Several years ago, one of the Big Four Australian banks approached me. They were interested in offering me a role in their strategy team. I thanked them for their interest but declined the offer.

I made the decision before they had any chance to sell me the role, company legacy, reward, amd so on. Why? Because they failed to meet one critical work-related need: a convenient location.

It got me thinking. Why do people choose to work for one company over another? What is it that makes one company irresistibly attractive to talented and high-potential employees?

To help answer these questions, I developed the PERLS© Individual Motivation Model.

Each letter in the PERLS© Model stands for a key motivation area. The importance of each area will vary from person to person and may change over time. The top talent-attracting companies have a good understanding of what people want and have a plan to improve their offering over time.

The PERLS model works equally well for retaining talent. Sometimes what got a talented employee in the door is not what will keep them continuing to work for you.

Position

This is about the role and the work involved. Key considerations include:
• What will I be doing every day?
• What are the expected hours of work?
• How much will I learn? What training and development opportunities will I receive?
• Will I get to make a difference with a company I am inspired by?
• What are the opportunities for advancement?
• What is the job security like?

Environment

This is about the physical work environment and is often more important than many businesses realise.
• Where is the business located? How convenient is the location to public transport, shops, gyms, childcare?
• How flexible are the work arrangements? (Can I work from home?)
• Do I get my own office? Is the workspace open plan?
• What kind of equipment am I able to work with? (Macs vs PCs; new vs old)
• How inviting is the workspace? (Is the environment fresh, fun and interesting?)

Rewards and Recognition

This is about the all-important money, incentives, bonuses and recognition.
• How much will I get paid? What kind of bonuses or incentives am I entitled to?
• What other inclusions come with my package?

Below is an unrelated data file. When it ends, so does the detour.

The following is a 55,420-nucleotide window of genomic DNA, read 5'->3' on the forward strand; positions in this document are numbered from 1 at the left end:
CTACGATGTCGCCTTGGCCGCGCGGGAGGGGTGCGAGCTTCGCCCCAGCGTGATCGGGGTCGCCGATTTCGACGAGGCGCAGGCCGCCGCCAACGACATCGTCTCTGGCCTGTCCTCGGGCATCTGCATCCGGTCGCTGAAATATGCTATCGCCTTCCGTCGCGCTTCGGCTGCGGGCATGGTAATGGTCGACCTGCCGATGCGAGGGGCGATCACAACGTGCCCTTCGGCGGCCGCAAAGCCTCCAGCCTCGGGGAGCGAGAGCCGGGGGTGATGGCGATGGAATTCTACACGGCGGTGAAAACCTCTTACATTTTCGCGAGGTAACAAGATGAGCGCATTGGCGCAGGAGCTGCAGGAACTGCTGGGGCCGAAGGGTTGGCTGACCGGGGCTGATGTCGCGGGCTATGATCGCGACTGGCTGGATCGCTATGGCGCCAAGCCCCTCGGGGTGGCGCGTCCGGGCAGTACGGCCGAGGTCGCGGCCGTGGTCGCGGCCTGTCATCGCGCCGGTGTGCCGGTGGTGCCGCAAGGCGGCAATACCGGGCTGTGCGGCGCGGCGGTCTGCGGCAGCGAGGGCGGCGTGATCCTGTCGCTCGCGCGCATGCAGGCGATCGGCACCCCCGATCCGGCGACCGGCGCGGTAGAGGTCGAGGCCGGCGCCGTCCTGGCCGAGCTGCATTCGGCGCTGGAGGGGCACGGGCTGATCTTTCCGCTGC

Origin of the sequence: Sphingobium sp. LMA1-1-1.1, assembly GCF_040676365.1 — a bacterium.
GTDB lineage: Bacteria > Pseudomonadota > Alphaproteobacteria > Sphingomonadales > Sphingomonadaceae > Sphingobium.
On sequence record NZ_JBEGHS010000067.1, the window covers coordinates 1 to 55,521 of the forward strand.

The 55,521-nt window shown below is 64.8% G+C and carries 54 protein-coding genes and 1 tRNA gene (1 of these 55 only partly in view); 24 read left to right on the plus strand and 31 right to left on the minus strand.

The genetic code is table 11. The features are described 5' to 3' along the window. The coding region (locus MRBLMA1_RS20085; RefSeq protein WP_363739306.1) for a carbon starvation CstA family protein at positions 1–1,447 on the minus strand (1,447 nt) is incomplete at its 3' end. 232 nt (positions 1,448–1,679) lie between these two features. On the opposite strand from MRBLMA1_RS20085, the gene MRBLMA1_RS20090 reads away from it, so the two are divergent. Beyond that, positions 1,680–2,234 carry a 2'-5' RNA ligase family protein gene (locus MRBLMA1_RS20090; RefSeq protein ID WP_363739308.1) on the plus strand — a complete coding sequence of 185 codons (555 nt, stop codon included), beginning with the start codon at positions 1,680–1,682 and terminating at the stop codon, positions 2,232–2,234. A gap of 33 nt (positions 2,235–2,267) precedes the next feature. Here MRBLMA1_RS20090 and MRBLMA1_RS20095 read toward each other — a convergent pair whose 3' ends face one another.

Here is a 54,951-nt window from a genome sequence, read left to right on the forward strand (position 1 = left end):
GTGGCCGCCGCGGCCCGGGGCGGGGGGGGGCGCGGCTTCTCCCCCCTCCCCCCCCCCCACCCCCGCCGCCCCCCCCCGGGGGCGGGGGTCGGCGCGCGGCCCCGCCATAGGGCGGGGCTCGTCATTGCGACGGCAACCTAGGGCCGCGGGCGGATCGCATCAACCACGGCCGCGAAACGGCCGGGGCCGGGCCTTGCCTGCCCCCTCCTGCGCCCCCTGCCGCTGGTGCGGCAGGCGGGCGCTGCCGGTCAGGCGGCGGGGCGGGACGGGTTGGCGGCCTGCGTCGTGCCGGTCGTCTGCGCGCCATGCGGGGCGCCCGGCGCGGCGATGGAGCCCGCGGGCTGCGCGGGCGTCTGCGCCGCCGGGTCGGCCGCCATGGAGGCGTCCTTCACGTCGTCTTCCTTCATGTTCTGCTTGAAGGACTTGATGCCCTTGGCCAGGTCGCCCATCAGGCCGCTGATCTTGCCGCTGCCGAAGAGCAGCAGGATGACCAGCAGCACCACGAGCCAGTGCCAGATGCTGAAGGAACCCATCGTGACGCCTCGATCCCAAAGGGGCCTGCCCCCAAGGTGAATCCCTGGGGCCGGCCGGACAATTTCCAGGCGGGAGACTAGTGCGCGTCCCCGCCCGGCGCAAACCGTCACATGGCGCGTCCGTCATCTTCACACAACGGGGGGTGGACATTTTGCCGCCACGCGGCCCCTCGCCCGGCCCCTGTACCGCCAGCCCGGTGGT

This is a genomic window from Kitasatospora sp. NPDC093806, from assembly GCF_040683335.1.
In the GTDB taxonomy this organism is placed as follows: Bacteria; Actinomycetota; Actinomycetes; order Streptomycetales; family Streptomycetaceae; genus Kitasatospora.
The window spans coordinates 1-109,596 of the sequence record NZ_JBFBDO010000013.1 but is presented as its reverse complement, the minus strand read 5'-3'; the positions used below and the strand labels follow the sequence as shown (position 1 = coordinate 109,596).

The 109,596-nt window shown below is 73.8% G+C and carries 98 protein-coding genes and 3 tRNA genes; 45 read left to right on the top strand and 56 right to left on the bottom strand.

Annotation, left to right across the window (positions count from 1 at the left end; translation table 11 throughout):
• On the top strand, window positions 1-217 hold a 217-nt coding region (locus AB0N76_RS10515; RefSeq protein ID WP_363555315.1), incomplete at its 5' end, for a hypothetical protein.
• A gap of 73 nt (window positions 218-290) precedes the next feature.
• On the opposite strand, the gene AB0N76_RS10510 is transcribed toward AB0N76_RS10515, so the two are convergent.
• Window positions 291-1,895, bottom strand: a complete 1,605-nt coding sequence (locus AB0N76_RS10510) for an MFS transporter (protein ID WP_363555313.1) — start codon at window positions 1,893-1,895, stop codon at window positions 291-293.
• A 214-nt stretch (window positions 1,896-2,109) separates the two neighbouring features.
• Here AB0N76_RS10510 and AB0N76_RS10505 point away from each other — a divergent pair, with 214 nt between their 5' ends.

• How are top performers recognised?
• Will working in this role in your organisation look good on my resume?

Leadership

Anyone that says leadership doesn’t matter hasn’t worked for a really bad leader! A poor-quality leader can very quickly put a hole in your talent pool.
• How effective are the leaders?
• What level of autonomy will I have in the role?
• Why would I want to work for you?

Social

This is about the people you work with and the business culture that resonates within the work environment. Not only can it make a big difference to attraction and retention, it can also have a huge impact on the happiness and productivity of the business.
• What are the people I would be working with like?
• Is the culture right for me – will I fit in?
• What is the vision, values and behaviours of the company? How well do I connect with them?
• What are the unwritten rules on how we do things around here?
• What social opportunities does the workplace provide? (Friday afternoon drinks, company conferences, and so on)
• Will I enjoy the company of my work colleagues?

Understandably, it is hard to appeal to everyone in all things and it is often silly to try. Let’s face it – most companies will not have the budget or opportunity to offer an enjoyable, meaningful, well-paid position in the perfect location with the best leader at the helm. And that’s okay.

However, many organisations have important blind spots they either don’t understand or don’t do anything about. They are also often unaware of the true cost of lost talent, which compounds over time.

The PERLS model offers a series of perspectives to think through your attraction and retention strategy and hopefully alert you to some important areas for improvement.